Support for industry has another inestimable virtue: it favors the least qualified workers, since industrial jobs are the only kind that make it possible for them to earn a living in a dignified way. This touches on a fundamental point: we must accept the fact that not everyone is destined for advanced studies—for becoming an executive, a chemist, or a software developer. Yet the current “elitist” discourse claims the contrary: it holds that the population must adjust to the economy, that it must make itself over in order to become more qualified—or die. Of course, the economy should adjust to the active population as it exists. Cass’s proposal for subsidizing the lowest wages establishes itself as a synthesis of Republican concerns (work incentives) and Democratic concerns (financial aid through taxes).
Though a man of synthesis, Cass’s pedigree remains unequivocal: he was part of Mitt Romney’s campaign team and is a member of a conservative think tank, the Manhattan Institute. He makes very good use of the subliminal rhetoric of white American conservatism: family, states’ rights, and local communities over big government. For those, like me, who remember the time when it was the Communist Party that showed interest in the proletariat, it is troubling to find oneself in a world where it is now American Republicans, such as Cass, who worry about workers. How is it that he proves to be infinitely more humane than a contemporary French socialist?
Perhaps, in order to feel solidarity with other people concerning questions of real life, we need to be penetrated, at least unconsciously, by the idea that we belong to the same community. Transnational discourse is rather nice, and at certain historical moments like this nationalist fever, can serve as a good corrective. But it has a dark side: it amounts to denying solidarity with the people who live in the same country as you do and speak the same language.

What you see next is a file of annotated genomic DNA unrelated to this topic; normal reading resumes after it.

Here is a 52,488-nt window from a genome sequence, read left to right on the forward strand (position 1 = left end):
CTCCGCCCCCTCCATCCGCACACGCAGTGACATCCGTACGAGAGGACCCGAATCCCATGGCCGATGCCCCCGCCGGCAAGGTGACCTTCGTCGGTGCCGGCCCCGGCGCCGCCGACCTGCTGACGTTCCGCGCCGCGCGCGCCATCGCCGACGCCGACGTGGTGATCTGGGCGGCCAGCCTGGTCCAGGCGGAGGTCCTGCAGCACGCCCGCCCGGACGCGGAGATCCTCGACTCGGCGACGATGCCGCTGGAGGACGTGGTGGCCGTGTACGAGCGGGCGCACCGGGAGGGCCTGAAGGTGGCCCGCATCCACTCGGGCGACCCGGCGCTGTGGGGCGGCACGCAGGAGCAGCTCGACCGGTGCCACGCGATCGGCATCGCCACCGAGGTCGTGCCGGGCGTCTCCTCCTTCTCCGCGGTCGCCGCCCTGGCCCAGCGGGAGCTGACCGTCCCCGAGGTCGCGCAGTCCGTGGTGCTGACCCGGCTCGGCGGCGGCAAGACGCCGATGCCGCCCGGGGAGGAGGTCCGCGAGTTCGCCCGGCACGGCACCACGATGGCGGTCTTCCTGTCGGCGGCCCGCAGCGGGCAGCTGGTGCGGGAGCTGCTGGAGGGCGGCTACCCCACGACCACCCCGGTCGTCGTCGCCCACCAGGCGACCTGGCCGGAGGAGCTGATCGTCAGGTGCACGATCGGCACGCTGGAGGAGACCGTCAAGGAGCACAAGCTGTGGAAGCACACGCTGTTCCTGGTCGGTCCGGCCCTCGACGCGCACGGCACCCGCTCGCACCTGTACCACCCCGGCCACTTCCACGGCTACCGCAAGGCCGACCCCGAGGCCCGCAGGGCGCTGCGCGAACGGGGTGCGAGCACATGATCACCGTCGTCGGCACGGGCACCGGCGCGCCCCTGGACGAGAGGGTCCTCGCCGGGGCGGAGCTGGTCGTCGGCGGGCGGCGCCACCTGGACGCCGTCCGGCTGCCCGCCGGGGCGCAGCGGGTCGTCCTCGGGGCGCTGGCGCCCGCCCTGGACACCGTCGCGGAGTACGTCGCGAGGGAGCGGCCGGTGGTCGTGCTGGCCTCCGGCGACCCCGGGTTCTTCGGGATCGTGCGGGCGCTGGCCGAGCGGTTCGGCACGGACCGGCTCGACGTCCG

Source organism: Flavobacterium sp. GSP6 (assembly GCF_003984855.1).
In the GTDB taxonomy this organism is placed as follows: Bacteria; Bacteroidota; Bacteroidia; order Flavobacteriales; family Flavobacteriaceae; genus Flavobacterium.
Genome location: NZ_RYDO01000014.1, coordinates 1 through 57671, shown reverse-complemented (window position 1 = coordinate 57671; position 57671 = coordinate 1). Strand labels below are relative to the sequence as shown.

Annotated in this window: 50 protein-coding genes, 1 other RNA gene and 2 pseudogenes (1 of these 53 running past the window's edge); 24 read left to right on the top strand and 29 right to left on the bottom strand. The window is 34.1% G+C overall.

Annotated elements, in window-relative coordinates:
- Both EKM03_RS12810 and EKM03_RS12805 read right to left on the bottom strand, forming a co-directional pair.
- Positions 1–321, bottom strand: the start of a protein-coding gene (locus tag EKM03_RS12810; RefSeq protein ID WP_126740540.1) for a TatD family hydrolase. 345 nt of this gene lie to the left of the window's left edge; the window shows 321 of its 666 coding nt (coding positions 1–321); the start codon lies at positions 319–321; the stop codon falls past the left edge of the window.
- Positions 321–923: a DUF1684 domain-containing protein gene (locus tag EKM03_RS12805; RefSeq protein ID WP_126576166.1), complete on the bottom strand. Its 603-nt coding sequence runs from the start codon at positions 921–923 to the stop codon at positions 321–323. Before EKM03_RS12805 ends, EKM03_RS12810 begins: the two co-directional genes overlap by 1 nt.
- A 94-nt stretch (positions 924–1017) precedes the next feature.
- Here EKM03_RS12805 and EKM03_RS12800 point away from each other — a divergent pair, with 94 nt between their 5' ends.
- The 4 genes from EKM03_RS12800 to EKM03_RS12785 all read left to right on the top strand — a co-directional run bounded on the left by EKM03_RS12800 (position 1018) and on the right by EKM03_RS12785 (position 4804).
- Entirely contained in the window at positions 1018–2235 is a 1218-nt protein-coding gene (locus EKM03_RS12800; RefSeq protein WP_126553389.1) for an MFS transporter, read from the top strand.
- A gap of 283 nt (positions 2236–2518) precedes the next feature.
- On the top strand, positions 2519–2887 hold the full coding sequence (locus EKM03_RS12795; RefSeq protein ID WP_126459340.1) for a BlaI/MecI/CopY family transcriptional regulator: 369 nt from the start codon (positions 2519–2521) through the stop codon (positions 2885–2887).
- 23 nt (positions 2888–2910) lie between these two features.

This is what Donald Trump has understood. He has expressed it in a shocking way, but his analysis is right. We could benefit in France from billionaires who share, if not his outrageous language, then certainly his good sense and social conscience. Is this just a pious wish? No doubt. French wealth and capital, alas, are not sufficiently autonomous, in relation to the state, compared with Trump’s independence of mind. The upper bureaucracy’s control of banks and many large French corporations prevents the development of moral good sense among billionaires. We are a little like Putin’s Russia—minus the patriotism of Russian economic elites.